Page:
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Feed-in Tariffs: Review Announced

21 January 2012

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  • T: 0141 221 8012

On 9 February 2012, the Department of Energy & Climate Change (DECC) opened a consultation on its long-awaited Comprehensive Review of Feed-in Tariffs. This consultation has been presented in two phases: one phase dealing with solar PV cost control and the other dealing with proposed new tariffs for the other technologies and suggested administrative changes. This article deals with the second of these phases.

Click here to view the consultations.

The headlines are the proposed changes to the generation tariffs themselves, and the introduction of a degression concept, to bring tariffs down over time, but there are some interesting other proposed changes as well.

At around 8%, the proposed reductions could have been worse for wind in the 500kW to 5mW brackets, which are the sizes of FiT project where project finance usually features. For a typical new hydro installation of around 1mW, no change is proposed, which recognises the need for incentives to encourage investment in hydro projects that can carry very significant development costs.  These proposals merit a sigh of relief, but we do not expect many of the currently stalled projects to immediately recommence as, until the results are announced, presumably not earlier than May 2012, further changes are not to be discounted.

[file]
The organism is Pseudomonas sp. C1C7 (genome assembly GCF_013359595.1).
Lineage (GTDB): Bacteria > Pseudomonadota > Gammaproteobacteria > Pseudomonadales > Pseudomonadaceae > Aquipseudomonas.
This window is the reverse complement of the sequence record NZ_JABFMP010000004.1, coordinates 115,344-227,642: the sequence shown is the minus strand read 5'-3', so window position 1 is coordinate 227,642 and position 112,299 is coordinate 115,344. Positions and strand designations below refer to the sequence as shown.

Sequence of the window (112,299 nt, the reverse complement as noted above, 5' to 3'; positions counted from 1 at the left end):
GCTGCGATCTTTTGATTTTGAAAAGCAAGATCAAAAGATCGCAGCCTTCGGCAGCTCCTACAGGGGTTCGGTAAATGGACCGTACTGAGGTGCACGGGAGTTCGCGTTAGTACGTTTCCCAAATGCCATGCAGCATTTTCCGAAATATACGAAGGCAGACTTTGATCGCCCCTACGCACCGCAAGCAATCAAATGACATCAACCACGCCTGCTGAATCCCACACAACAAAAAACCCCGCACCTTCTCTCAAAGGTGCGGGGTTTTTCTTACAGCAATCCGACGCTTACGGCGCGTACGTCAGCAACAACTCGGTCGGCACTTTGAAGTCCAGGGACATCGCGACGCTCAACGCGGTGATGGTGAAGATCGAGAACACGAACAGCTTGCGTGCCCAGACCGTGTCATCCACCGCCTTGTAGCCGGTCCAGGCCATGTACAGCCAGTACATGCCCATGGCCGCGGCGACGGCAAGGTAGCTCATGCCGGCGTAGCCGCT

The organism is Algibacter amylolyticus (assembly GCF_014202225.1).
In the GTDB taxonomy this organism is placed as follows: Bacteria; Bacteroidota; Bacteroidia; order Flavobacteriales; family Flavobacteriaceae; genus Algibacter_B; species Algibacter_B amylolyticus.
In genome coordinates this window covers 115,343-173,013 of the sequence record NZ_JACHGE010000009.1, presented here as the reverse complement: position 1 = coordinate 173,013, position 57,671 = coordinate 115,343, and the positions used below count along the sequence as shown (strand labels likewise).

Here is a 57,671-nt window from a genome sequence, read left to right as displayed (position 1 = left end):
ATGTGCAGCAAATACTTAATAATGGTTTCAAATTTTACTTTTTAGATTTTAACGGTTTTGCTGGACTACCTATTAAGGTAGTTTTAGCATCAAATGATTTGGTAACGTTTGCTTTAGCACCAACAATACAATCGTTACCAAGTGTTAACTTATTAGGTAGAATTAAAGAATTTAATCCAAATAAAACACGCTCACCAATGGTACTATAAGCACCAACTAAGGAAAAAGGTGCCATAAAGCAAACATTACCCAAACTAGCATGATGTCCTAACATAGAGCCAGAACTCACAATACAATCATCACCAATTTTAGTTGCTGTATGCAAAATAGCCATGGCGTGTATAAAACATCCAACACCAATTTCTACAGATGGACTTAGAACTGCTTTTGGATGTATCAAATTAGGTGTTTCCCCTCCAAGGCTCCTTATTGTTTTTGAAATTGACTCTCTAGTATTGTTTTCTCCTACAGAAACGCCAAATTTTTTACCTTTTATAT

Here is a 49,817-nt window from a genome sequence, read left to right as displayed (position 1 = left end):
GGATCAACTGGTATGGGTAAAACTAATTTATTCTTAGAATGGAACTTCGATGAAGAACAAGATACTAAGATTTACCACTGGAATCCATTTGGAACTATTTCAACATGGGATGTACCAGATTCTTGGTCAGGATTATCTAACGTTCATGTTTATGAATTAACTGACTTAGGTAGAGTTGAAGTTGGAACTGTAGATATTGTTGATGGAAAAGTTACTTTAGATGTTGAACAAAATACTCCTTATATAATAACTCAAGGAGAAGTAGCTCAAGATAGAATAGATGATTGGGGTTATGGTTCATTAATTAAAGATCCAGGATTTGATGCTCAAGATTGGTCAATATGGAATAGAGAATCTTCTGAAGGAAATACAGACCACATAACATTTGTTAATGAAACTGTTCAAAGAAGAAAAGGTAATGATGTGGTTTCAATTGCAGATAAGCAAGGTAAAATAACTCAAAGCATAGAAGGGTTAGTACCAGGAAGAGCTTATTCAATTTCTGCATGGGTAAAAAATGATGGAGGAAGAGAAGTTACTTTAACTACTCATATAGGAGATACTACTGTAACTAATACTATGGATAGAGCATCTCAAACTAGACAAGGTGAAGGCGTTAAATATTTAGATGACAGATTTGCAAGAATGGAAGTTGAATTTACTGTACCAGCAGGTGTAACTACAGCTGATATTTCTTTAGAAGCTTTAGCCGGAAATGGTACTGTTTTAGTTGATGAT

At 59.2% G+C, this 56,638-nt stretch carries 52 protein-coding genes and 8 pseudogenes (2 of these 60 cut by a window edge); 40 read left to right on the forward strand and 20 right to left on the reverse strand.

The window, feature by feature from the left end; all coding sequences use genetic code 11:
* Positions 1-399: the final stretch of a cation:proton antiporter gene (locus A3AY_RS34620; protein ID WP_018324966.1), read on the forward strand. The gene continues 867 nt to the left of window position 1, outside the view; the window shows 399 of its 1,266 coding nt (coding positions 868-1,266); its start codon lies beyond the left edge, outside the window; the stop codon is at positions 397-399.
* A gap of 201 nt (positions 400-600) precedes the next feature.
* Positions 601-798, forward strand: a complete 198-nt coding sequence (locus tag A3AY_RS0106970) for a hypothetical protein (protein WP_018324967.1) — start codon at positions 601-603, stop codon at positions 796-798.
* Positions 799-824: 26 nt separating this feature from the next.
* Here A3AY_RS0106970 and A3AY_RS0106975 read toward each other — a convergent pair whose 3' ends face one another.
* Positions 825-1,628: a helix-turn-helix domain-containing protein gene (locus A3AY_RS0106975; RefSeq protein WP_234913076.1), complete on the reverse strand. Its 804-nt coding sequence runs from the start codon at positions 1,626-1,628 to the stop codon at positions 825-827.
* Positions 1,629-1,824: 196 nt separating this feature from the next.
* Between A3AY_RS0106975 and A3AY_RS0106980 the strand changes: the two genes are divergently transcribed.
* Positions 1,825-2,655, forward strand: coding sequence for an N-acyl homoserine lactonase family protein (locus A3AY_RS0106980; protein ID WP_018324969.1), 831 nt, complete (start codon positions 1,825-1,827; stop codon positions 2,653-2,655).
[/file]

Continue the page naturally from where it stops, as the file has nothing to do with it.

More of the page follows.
Degression steps of at least 5% per year from April 2014 are proposed, to be combined with capacity triggers to accelerate the steps on 3 months' notice.  These steps will be based on "best estimates of pipeline data".  Presumably these estimates will draw on planning application data.  Such data are not reliable indicators of what projects will come on stream or indeed when.  We foresee objections here and so this may be an area where refinements are made.

An interesting proposal, which carries the sensible warning that it will require much further detailed consideration, is that a preliminary accreditation process be introduced for wind projects over 50kW and all hydro and AD installations. 

  • At what point would a project become eligible for preliminary accreditation?
  • How long should the guarantee of tariffs last?
  • Should there be a penalty for uncompleted projects to deter speculators?
  • Should such projects count towards the acceleration of the degression steps?

All these are identified as issues to be worked through and none of them appears easy.  While it is true that a similar preliminary accreditation option exists for RO projects, the concept is not capable of simple replication to FiTs without amendment, particularly in light of the degression proposals.  However, we can see the appeal here, particularly for projects involving complex sites or downrated technology.

Finally, we were pleased to see that the consultation is seeking views on ways in which community and social housing projects might receive special support, to give them more certainty, particularly given the longer development times they entail and the wider benefits they deliver.  Fixing the tariffs at a certain point in the process is raised as a possibility, but concerns are noted about administration and early degression.  


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